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It’s worth defending your price

In tough economic conditions most customers expect more for less. As their customers put them under pressure they in turn bring pressure to bear on their suppliers. The rise in the power, scope and skill of procurement has also exposed new areas to price pressure.

The easiest thing to do to win an order is to drop your price. If we do this frequently we train our customers to ask for bigger and bigger discounts. We have fallen victim to price conditioning.

Discounting has a massive impact on any business.

Assume your typical order generates £100 of sales

Assume you have costs of £70

Assume you want to achieve £30

If you sell at the full price you clearly need 10 orders to hit your profit target

But: as soon as you succumb to price pressure you need to close a disproportionately greater number of orders

Discounting at 5% will mean you need to close 12 orders not 10

Discounting at 10% will mean you need to close 15 orders not 10!

Three elements of price handling

It is worth sharpening our price handling skills and reminding ourselves of the steps we can take to reduce or manage price resistance.  The three main things to get to grips with are:

    • The principles of price
    • The process of price handling
    • The presentation of price

The principles of price

Few companies set out to be the cheapest in the market or to use price as their main differentiator. There are exceptions but they tend to be in mass markets like supermarkets, newspapers and fast foods and most price wars are intended as short sharp shocks to hit weaker competitors.

The downside of heavy discounting cannot be over-stressed: In July 1994 Wills launched Horizon 30s in Victoria Australia, in direct competition with Philip Morris’ Peter Jackson brand. Wills priced their new packs at 52 cents less than Peter Jackson. Philip Morris retaliated by discounting prices in South Australia, (Wills’ stronghold). At its height, the discounting war was costing the tobacco companies an estimated $8 million per week. As a result, profits and share prices of both companies dropped.

However cheap you go it is likely someone will be willing to go cheaper. As John Ruskin put it in the Nineteenth Century:

“There is scarcely anything in the world that some man cannot make a little worse, and sell a little more cheaply. The person who buys on price alone is this man’s lawful prey.”

When you look around most customers there is usually little evidence that price is the main driver for them. Just look at the car park, what the buyer is wearing, the coffee in the coffee machine, the quality of machine tools or computers. Few buyers buy solely on price (even fewer buyers admit they do!). The exceptions are in one-off consumer purchases e.g. price comparison sites for buying a fridge and very transactional deals on products perceived to be a commodity. In hard times the trigger point does move. This is the point at which the raw transaction price becomes more important than the value of the longer relationship.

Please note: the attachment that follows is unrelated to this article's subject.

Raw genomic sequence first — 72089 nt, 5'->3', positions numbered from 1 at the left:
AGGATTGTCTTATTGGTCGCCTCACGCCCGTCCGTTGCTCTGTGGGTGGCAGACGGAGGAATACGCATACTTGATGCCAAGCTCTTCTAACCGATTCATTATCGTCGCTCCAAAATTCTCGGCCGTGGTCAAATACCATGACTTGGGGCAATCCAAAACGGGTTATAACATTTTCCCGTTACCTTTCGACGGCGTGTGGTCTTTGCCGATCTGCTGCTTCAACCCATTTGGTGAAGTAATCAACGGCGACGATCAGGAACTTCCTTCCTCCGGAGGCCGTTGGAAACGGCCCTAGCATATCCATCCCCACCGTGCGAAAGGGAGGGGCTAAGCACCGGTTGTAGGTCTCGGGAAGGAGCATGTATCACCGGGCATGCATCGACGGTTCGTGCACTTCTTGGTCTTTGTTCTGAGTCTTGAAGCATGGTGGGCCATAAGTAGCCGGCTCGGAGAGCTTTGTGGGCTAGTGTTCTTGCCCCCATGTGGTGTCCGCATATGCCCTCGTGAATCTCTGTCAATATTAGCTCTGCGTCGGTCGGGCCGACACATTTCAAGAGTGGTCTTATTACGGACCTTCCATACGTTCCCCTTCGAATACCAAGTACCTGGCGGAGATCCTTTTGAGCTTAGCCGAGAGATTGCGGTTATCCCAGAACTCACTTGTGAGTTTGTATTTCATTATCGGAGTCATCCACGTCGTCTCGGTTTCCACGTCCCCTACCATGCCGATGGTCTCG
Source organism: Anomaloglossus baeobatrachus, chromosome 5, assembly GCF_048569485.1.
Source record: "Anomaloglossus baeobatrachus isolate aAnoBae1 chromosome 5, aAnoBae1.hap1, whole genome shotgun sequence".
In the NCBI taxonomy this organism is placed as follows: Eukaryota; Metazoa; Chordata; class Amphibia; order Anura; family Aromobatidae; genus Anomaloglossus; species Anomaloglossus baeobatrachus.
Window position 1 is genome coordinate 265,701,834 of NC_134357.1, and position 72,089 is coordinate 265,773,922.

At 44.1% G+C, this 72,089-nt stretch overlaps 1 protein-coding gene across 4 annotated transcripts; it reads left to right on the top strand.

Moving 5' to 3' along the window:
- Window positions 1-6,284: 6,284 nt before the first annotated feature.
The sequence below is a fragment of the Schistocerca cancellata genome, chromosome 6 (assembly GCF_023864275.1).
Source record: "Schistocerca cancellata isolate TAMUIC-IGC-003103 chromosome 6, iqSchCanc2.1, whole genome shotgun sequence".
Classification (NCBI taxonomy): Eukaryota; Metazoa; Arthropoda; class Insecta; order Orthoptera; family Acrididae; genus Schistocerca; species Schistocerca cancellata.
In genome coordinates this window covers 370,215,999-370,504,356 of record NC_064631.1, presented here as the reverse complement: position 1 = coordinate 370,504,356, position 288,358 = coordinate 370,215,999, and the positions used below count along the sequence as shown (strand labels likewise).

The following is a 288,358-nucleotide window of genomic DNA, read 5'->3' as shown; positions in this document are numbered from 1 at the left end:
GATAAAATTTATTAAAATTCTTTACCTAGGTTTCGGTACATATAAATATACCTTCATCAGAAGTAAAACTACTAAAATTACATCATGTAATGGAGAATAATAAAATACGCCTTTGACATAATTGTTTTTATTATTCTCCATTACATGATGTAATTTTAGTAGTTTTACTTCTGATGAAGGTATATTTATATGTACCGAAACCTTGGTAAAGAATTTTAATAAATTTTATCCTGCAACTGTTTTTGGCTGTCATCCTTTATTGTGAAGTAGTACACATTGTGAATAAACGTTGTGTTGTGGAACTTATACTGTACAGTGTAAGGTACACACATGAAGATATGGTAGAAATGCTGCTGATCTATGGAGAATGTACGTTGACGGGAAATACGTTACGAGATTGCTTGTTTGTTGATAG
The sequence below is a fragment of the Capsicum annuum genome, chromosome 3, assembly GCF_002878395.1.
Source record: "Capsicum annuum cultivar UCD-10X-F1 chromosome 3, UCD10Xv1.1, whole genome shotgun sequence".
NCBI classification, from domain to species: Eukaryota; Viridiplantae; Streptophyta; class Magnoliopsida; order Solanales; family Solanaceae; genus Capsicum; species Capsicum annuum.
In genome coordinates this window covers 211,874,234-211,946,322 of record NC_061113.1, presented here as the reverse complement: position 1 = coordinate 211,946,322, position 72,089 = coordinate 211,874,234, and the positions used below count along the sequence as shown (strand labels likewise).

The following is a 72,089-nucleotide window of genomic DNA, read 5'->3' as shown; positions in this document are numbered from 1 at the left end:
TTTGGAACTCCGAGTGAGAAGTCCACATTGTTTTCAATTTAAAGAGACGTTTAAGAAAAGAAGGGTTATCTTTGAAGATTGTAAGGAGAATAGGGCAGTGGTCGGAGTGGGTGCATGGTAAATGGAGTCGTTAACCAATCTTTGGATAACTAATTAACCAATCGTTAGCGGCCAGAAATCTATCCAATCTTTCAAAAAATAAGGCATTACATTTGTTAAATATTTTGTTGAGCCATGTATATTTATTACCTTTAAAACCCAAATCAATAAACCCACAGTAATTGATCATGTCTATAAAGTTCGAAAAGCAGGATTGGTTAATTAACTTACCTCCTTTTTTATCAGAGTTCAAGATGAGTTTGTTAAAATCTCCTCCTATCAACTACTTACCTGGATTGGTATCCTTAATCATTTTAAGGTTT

It is quite acceptable to respond to a price challenge with “Is price your only criteria?” If the answer is yes you probably shouldn’t be there! Be confident in your pricing. Understand it and support it. You may feel yours is the highest price in the market but is it really? Don’t allow yourself to go into price discussions saying to yourself “Yes you’re right, our prices are too high”.

The process of price handling

Clearly, appreciating the principles alone is not enough. We need to have robust processes. The processes might include:

  • Differentiation: How do we demonstrate that we are genuinely different from all those (cheaper) competitors
  • Timing: Do we aim to deal with price early or late?
  • Handling competitive pricing: Dealing with direct price comparisons
  • Analysing components: What are our variables? How much can we move? What is the relationship between their cost to us and their value to the client?
  • Building business cases: What is the best way of demonstrating how our offer brings value to the customer?

The presentation of price

Thirdly we need to work on the way we present price. This is partly about structures such as the sandwich, the Lowest Common Denominator, the split-up and the equivalent. Partly it is about language; avoiding negative phrases such as “I’m afraid it costs a lot” and using neutral language such as “figure”, “rate” or even positive language. Part of it is about behaviour; showing confidence but not arrogance, dealing with challenges calmly and cooperatively not with anxiety and aggression.


Handling price challenges is not easy, especially in a demanding economic climate but if we can master the principles, refine the processes and improve the presentation of price our businesses will prosper rather than perish; our people will fly where others fall.

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